Now that the state legislature has increased the minimum wage in California to $15 an hour incrementally by 2022, the Long Beach City Council must decide whether to raise wages at a faster pace than the state under a city policy proposed earlier this year or to hold off entirely.
On January 19, the city council agreed in a 6-2 vote to draft an ordinance that would increase the minimum wage to $13 an hour by 2019. Under the proposal, if a study shows no negative economic impacts after the first three years of implementation, the minimum wage would eventually rise to $15 an hour by 2021.
Now that state lawmakers have raised California’s minimum wage, however, the city council may decide to change its original plan that still has yet to be enacted, Long Beach City Attorney Charles Parkin told the Business Journal in a phone interview.
“It’s a policy decision for the city council,” he said. “This minimum wage at the state level has certain advantages, and getting there faster has certain advantages for other groups.”
Long Beach’s plan was considered somewhat of a compromise between the needs of the local business community and the national union-backed “Fight For $15” campaign after Mayor Robert Garcia authorized a six-month process that involved surveys, studies and community forums along with recommendations from the city’s economic development commission.
Under Long Beach’s proposal, employees would be making $1 more an hour than the state’s new minimum wage ($12 an hour rather than $11 an hour) starting January 1, 2018, until reaching $15 an hour in 2021, a year earlier than the state.
California’s law, known as Senate Bill 3, however, allows for the state minimum wage, which is already among the highest in the nation at $10 an hour, to be increased each year by up to 3.5 percent after 2022 to account for inflation measured by the national consumer price index (CPI).
In addition, the state policy provides safety nets called “off-ramps” in which Gov. Jerry Brown, who signed the legislation into law on March 28, would be able to pause wage hikes if negative economic or budgetary conditions emerge.
In both the city’s and state’s minimum wage policies, small businesses – those with 25 or fewer employees – are given an extra year to comply.
Either next month or possibly in June, the city council will decide whether to enact a city ordinance or give staff further direction after city officials meet and confer with employee labor unions in coming weeks to discuss the implications of the proposed wage increase, Parkin said.
In any case, the city council can’t enact a policy that is the same or less restrictive than the state’s, he said, adding that, if the city council takes action before unions meet and confer with city staff, employees might file a charge with the California Public Employees Relations Board (PERB).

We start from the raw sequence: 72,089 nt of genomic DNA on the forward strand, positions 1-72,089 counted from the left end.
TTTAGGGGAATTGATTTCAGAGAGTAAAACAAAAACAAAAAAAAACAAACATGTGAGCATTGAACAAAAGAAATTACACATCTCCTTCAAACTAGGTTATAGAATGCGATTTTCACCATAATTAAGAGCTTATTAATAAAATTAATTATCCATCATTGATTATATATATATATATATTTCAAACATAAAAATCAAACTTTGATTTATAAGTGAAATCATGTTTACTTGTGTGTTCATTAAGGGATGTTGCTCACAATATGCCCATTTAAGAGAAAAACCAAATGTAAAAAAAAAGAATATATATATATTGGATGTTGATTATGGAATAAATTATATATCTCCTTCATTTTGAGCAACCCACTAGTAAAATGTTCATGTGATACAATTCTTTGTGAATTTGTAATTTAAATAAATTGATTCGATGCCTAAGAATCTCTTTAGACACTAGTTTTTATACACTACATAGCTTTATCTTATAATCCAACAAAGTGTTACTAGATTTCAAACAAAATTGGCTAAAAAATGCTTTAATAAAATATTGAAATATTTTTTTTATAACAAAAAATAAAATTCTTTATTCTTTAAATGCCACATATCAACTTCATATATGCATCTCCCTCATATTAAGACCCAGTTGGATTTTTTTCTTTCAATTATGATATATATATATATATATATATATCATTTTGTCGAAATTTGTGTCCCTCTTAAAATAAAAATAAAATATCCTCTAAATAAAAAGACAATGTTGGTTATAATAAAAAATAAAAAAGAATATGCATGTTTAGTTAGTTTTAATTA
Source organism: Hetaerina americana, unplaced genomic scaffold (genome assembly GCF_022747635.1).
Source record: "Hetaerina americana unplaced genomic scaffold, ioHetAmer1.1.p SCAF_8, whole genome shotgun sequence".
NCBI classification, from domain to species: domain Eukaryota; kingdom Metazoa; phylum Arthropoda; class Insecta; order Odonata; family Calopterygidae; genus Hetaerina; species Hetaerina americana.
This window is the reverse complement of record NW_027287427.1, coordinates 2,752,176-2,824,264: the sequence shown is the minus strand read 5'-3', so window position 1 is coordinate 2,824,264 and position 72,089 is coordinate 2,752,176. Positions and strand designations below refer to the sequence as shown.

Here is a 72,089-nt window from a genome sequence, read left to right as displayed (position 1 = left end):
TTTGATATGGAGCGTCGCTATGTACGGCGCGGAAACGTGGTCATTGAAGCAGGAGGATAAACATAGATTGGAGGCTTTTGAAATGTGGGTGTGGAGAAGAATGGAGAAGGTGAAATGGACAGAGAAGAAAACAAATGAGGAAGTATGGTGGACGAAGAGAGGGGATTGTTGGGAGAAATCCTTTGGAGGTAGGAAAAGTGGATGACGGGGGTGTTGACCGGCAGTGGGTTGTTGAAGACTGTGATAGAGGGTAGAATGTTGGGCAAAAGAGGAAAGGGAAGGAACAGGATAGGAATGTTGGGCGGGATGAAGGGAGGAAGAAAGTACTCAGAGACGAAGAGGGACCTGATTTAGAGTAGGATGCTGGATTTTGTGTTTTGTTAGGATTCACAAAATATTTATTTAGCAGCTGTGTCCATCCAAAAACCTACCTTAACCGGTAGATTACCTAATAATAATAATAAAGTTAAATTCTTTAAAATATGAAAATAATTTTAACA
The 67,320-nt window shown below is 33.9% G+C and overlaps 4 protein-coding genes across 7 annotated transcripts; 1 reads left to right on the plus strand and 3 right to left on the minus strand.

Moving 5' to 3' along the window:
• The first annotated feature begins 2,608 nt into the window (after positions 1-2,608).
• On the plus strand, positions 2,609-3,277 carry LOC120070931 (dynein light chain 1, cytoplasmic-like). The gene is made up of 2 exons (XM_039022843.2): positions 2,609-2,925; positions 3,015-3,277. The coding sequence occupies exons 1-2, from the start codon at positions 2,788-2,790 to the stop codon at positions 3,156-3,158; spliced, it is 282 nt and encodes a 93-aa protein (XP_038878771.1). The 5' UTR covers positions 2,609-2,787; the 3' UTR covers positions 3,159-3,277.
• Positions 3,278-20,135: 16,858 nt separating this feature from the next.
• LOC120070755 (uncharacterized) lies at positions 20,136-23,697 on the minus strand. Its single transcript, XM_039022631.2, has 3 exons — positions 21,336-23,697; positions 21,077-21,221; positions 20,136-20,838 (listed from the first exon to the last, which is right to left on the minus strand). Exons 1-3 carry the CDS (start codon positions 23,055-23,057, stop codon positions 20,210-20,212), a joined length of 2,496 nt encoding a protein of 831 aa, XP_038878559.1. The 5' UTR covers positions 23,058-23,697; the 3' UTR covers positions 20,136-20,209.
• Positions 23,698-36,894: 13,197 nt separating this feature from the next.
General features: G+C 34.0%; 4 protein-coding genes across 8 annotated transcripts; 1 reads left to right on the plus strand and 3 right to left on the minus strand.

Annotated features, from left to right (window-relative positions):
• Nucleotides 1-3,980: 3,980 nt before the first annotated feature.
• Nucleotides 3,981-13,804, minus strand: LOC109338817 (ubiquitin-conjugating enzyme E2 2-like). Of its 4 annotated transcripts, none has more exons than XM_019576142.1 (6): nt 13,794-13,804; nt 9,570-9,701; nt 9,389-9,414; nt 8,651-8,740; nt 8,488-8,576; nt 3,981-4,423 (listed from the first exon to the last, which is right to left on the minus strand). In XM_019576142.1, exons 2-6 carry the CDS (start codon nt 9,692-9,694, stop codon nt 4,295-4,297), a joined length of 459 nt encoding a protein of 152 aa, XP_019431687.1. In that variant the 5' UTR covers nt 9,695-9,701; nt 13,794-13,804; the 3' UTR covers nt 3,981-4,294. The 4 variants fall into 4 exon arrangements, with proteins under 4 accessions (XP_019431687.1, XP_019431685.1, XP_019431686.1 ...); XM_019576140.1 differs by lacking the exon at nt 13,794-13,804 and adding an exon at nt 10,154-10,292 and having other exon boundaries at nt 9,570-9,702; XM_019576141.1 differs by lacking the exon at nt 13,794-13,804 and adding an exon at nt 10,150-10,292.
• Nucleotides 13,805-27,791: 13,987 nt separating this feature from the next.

So far, some Long Beach city leaders have supported the state’s recent action but have been silent on the city’s next step.
Mayor Garcia has stated that the state’s recent legislation would maintain business competitiveness but hasn’t mentioned if Long Beach plans to continue with its current proposal that would implement a minimum wage faster than the state.
“Long Beach has already taken steps to responsibly increase the minimum wage for workers in our city, so this action from Governor Brown is good news for us locally,” the mayor said in a Twitter post. “This statewide approach also ensures that cities maintain similar wage levels to ensure business competitiveness.”
Some small business owners, however, have told the Business Journal that for the city council to raise the minimum wage quicker than the state and add more expenses for enforcement would be senseless and the worst option for local businesses.
“I can’t imagine why they would want to create another bureaucracy to hold businesses accountable to this when they can just let the state take care of it,” said Vince Passanisi, owner of Santa Fe Importers, a longtime Italian delicatessen in Westside Long Beach. “I mean they already have enough expenses as it is.”
He noted that Mayor Garcia and Long Beach city officials at the same time are proposing a ballot initiative this year to increase the sales tax by 1 percent to cover infrastructure and public safety needs. At the same time, the city is facing budget deficits totaling $10.6 million over the next two fiscal years.
With regard to the potential financial impact on the city, so far the city council has agreed to the most expensive method of enforcement, which would include creating a whole new city division to conduct communications and respond to complaints rather than rely on the state.
The city council agreed in January to a policy that would include “strong wage enforcement that is managed by the city and includes private right-of-action for workers, mandatory posting, anti-retaliation clause, revocation power for the city and a fine program.”
According to an analysis by the city’s financial managemen department, providing direct city enforcement would cost the city nearly $1.3 million starting in Fiscal Year (FY) 2021, along with $404,833 in one-time costs for partial funding of staff in FY 2016 and the acquisition of some vehicles.
Business owners argue, however, that the city council should now scrap its city policy since the state’s minimum wage reaches the $15-an-hour goal and levels the playing field.